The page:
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Sun HT3 SX Handtrike Review


By Ashley Guy

We get calls all the time from people asking us for handcycles. Most models are custom built which makes it difficult to keep one in stock. When I heard the Sun was going to come out with an affordable handtrike I knew we'd have to get some in.

I've personally been interested in handcycles since I got into triking. I felt like a handcycle would give me the upper body workout that I wasn't getting from my regular riding. That probably seems strange since hand cycles are typically intended for people with limited or no use of their legs. Since I do most of my riding on a trike, my legs get the major workout and I've always wanted a more balanced workout.

The HT3 SX hand trike is very well built. It features a lightweight chromoly steel frame construction and a very comfortable seat. The appearance of the HT3 is similar to that of a wheel chair with the addition of a hand crank on the front. The seat position is adjustable so you can adjust for your arm length. There is a lot of padding on the bottom and back of the seat. The foot platforms are independently adjustable for height. If needed, there are foot straps on each platform to secure your legs.

The front crank also serves as the steering mechanism. The height of the crank is adjustable, but the chain length needs to be set for the height. The cranks are both set in the same direction (unlike a bicycle) so that the pushing force is the same on both side. A lot of people ask us about this so I'll tell you that it is the preferred way to pedal a handcycle. The cranks also include the shifter and hand brake. There is a cable mount running along the front of the steering mast that is supposed to keep the cables from pointing up and out of the way.

The gearing on the HT3 is very simple. There is a single chainring mounted to the crank with a protective cover. The chain runs from the crank down to a Nexus 3-speed internally geared transmission hub. While simple, the gearing is woefully inadequate. The low gear is not low enough to climb most hills and the high gear is barely high enough for level ground. The shifter placement is awkward to use while pedaling. If you ever let go of one of the cranks while pedaling the cable will get pulled on. In my own riding and our in-store demos the shifter cable has not lasted long which turns the trike into a 1-speed.

The braking system is effective, but could be perfected. The 3-speed hub has a coaster brake which is actuated by turning the cranks backwards. This proves to be a very intuitive method of stopping the trike. When you are coasting you can just rest your hands on the cranks and just rock them back to slow down. In addition to the coaster brake there is a front rim brake connected to a lever on the crank. This lever has the same issues as the shifter cable and I ultimately removed it. The coaster brake seems more than adequate to stop the trike. On a faster version I'd like to see some rear brakes.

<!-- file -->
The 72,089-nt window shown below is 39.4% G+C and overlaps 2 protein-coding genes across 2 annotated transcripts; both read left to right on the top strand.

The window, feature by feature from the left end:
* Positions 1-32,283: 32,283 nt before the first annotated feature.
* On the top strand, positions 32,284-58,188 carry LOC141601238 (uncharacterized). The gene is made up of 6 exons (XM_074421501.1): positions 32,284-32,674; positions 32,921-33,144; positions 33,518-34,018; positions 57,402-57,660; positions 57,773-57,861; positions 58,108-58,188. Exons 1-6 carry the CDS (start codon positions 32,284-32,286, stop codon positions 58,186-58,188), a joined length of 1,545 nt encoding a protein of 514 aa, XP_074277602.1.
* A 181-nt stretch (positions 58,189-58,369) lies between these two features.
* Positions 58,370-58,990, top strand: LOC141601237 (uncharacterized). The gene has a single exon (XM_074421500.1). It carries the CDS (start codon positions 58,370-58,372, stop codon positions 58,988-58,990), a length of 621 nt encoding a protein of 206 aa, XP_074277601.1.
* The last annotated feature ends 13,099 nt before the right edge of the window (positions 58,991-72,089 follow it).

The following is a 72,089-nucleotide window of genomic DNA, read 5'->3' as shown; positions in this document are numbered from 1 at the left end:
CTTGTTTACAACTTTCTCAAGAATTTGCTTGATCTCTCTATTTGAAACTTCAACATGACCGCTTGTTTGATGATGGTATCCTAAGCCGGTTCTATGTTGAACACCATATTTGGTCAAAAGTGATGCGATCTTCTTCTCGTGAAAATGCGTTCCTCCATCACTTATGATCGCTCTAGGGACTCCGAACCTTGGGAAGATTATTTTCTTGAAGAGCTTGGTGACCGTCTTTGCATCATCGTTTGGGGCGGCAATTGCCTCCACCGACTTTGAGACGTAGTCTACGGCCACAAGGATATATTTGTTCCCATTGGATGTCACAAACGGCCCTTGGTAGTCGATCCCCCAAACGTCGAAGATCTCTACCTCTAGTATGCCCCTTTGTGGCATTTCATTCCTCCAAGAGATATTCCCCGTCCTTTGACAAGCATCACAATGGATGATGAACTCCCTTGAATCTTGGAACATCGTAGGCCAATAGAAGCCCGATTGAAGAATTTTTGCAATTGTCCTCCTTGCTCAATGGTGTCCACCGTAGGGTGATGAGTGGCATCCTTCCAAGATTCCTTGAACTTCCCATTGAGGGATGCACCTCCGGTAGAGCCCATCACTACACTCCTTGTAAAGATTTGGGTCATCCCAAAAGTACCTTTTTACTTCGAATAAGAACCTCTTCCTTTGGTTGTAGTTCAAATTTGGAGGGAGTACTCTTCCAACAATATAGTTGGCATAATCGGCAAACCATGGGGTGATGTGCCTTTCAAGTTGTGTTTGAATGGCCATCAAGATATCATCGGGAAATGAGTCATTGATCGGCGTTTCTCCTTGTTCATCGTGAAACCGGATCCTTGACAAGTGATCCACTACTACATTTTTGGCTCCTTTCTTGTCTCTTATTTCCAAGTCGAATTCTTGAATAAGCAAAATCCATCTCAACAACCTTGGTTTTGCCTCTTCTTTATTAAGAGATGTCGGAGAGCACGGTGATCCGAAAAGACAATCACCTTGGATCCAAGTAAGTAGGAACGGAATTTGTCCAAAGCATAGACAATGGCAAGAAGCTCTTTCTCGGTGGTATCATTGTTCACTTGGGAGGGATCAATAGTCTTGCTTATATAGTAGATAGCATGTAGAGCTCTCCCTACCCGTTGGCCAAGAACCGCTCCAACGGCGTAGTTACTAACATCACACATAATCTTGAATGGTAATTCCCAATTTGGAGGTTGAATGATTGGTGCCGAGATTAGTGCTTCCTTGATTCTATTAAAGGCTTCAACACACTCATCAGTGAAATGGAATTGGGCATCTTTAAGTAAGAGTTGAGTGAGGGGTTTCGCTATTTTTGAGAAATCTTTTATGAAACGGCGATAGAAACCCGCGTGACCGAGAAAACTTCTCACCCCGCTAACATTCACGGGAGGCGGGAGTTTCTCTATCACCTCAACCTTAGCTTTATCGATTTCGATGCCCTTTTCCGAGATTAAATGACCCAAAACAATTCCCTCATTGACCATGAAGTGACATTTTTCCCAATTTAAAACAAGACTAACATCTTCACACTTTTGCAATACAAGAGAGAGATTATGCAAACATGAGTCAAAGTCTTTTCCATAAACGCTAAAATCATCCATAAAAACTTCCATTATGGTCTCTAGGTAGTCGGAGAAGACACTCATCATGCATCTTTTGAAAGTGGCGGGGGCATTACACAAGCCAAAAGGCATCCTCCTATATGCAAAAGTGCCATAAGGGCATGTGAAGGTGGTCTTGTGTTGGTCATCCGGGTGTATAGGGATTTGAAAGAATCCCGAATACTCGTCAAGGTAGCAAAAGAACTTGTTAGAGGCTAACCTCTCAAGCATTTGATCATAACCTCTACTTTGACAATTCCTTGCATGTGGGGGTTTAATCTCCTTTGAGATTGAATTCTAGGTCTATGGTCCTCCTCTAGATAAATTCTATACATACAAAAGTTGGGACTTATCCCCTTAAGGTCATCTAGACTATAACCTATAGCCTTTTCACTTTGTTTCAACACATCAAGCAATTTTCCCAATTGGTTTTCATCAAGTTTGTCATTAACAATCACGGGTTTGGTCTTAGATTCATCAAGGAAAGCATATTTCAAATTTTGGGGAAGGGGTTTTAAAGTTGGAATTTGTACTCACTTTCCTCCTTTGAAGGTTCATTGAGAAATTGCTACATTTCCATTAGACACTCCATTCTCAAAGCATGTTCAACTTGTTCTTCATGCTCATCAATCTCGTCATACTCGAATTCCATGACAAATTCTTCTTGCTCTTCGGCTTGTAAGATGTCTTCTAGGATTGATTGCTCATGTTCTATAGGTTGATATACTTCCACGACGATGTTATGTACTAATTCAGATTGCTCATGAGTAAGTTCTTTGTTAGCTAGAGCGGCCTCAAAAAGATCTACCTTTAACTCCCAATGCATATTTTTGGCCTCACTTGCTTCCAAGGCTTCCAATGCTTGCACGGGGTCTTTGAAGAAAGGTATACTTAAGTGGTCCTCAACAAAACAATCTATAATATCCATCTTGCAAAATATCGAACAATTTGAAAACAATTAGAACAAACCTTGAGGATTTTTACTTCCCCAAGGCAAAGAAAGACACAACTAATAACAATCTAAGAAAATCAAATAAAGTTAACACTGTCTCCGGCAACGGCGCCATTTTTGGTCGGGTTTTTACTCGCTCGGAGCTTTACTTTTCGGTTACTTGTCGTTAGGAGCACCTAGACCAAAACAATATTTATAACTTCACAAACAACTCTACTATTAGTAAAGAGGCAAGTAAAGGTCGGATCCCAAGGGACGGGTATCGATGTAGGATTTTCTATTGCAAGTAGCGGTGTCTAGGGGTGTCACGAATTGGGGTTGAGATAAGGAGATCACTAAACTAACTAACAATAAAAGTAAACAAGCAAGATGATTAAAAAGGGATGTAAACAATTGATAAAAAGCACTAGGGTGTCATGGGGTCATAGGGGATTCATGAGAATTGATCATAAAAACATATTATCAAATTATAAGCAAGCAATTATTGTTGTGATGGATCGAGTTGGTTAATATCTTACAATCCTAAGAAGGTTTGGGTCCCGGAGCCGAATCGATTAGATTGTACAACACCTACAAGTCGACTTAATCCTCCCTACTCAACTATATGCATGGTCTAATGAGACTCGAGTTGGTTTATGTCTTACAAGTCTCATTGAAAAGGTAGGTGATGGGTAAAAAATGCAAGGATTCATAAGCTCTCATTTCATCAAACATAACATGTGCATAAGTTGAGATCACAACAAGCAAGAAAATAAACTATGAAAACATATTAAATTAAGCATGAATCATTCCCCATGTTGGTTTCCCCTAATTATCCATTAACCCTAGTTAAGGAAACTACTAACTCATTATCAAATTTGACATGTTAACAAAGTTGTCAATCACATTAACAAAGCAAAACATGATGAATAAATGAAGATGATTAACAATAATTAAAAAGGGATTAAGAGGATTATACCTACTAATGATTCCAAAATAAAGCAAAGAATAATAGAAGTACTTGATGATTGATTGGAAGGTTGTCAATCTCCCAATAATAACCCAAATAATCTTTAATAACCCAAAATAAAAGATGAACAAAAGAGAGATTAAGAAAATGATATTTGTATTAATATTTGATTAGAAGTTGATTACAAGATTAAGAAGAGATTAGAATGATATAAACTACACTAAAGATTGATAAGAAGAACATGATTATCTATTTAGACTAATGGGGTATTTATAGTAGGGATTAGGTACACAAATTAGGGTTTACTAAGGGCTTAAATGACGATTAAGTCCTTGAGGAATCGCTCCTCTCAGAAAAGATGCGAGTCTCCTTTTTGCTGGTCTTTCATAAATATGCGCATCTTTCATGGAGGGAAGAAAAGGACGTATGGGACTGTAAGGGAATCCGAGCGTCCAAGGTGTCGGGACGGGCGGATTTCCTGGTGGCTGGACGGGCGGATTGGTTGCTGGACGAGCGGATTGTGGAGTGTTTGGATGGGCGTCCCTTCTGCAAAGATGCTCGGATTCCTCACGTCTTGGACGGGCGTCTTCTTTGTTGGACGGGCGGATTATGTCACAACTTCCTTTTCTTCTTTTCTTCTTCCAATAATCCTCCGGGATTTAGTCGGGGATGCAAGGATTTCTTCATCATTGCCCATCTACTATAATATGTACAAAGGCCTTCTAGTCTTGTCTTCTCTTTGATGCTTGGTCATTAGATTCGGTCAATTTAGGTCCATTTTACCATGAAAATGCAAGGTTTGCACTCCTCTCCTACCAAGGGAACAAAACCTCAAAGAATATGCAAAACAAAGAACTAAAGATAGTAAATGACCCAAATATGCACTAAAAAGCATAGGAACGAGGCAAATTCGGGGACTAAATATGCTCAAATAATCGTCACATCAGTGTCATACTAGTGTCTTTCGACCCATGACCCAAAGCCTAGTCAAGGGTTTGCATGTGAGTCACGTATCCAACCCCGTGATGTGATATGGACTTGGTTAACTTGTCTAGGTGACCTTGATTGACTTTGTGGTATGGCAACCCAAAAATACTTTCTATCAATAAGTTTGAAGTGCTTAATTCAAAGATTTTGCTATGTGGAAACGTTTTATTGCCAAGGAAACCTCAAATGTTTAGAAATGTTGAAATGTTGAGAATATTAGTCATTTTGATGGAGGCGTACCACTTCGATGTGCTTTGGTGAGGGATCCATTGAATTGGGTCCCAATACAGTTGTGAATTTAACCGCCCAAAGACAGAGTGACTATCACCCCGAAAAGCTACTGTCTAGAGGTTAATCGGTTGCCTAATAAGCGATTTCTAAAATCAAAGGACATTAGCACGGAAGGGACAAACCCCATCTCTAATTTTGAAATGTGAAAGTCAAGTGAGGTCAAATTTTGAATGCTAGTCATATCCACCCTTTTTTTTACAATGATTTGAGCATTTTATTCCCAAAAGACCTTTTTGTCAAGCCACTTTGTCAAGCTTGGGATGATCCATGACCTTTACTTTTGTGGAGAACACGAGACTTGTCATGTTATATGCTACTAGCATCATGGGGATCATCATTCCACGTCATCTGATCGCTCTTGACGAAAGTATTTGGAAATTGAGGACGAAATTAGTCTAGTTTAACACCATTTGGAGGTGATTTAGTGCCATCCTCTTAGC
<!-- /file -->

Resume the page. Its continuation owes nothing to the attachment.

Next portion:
Steering the trike is very easy. I am very impressed with how well it takes corners at faster speeds. The HT3 features a self centering spring which eliminates any pedal wobbling. Even in a sharp turn I never feel like I will tip over despite the higher seat height.

The chain is routed through a set of idler pulleys to allow the wheel to turn for steering. The chain rolls very smooth, but some better idlers would really quiet it down. The crank height is used to adjust the chain tension which works very well.

I think the stock setup of the HT3 is very good for the low price of this trike. Moving the shifter and brake lever off the crank to eliminate the cable issues would be my number one recommendation although others may not have any issues with them. I've had a lot of fun riding the HT3 and am including it as part of my weekly workout regime. A three mile ride takes about half an hour and feels like I did a whole hour of upper body circuit training at the gym. With the stock gearing I've limited most of my riding to the flat areas.

For my purposes I will be doing several upgrades. An 8-speed transmission is the first. I think 8 speeds will be just the right amount for now until I start taking the bigger hills, and in the meantime will allow me to raise my top speed by a few miles an hour. I will have to try several shifter positions to see what I like best. I will most likely remove the hand brake completely and just use the coaster brake. I think there is a lot of potential with the HT3 and if you are looking for an inexpensive handcycle you won't be dissappointed.

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